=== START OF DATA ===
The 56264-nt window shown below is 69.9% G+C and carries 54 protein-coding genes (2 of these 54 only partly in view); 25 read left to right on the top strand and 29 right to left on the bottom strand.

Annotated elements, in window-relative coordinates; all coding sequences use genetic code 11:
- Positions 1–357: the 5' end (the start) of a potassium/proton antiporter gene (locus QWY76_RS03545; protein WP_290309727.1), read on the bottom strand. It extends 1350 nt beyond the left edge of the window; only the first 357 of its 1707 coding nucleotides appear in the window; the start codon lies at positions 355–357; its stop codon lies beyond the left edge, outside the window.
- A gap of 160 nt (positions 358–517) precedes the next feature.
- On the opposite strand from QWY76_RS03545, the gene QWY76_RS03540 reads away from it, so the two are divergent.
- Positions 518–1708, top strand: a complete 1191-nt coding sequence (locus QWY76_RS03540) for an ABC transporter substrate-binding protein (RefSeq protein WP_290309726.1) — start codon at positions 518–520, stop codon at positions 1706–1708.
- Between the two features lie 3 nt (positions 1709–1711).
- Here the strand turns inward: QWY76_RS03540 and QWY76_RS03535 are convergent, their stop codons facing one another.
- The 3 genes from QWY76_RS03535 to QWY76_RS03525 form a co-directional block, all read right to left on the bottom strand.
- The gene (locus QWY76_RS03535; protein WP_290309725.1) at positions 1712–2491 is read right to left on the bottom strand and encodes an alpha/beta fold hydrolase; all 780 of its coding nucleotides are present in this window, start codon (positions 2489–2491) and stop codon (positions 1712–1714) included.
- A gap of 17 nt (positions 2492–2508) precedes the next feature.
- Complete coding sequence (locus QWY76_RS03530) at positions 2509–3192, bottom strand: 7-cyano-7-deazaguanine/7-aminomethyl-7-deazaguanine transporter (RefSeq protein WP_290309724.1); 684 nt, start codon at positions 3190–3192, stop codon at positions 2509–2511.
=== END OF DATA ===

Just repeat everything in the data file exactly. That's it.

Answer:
The 56264-nt window shown below is 69.9% G+C and carries 54 protein-coding genes (2 of these 54 only partly in view); 25 read left to right on the top strand and 29 right to left on the bottom strand.

Annotated elements, in window-relative coordinates; all coding sequences use genetic code 11:
- Positions 1–357: the 5' end (the start) of a potassium/proton antiporter gene (locus QWY76_RS03545; protein WP_290309727.1), read on the bottom strand. It extends 1350 nt beyond the left edge of the window; only the first 357 of its 1707 coding nucleotides appear in the window; the start codon lies at positions 355–357; its stop codon lies beyond the left edge, outside the window.
- A gap of 160 nt (positions 358–517) precedes the next feature.
- On the opposite strand from QWY76_RS03545, the gene QWY76_RS03540 reads away from it, so the two are divergent.
- Positions 518–1708, top strand: a complete 1191-nt coding sequence (locus QWY76_RS03540) for an ABC transporter substrate-binding protein (RefSeq protein WP_290309726.1) — start codon at positions 518–520, stop codon at positions 1706–1708.
- Between the two features lie 3 nt (positions 1709–1711).
- Here the strand turns inward: QWY76_RS03540 and QWY76_RS03535 are convergent, their stop codons facing one another.
- The 3 genes from QWY76_RS03535 to QWY76_RS03525 form a co-directional block, all read right to left on the bottom strand.
- The gene (locus QWY76_RS03535; protein WP_290309725.1) at positions 1712–2491 is read right to left on the bottom strand and encodes an alpha/beta fold hydrolase; all 780 of its coding nucleotides are present in this window, start codon (positions 2489–2491) and stop codon (positions 1712–1714) included.
- A gap of 17 nt (positions 2492–2508) precedes the next feature.
- Complete coding sequence (locus QWY76_RS03530) at positions 2509–3192, bottom strand: 7-cyano-7-deazaguanine/7-aminomethyl-7-deazaguanine transporter (RefSeq protein WP_290309724.1); 684 nt, start codon at positions 3190–3192, stop codon at positions 2509–2511.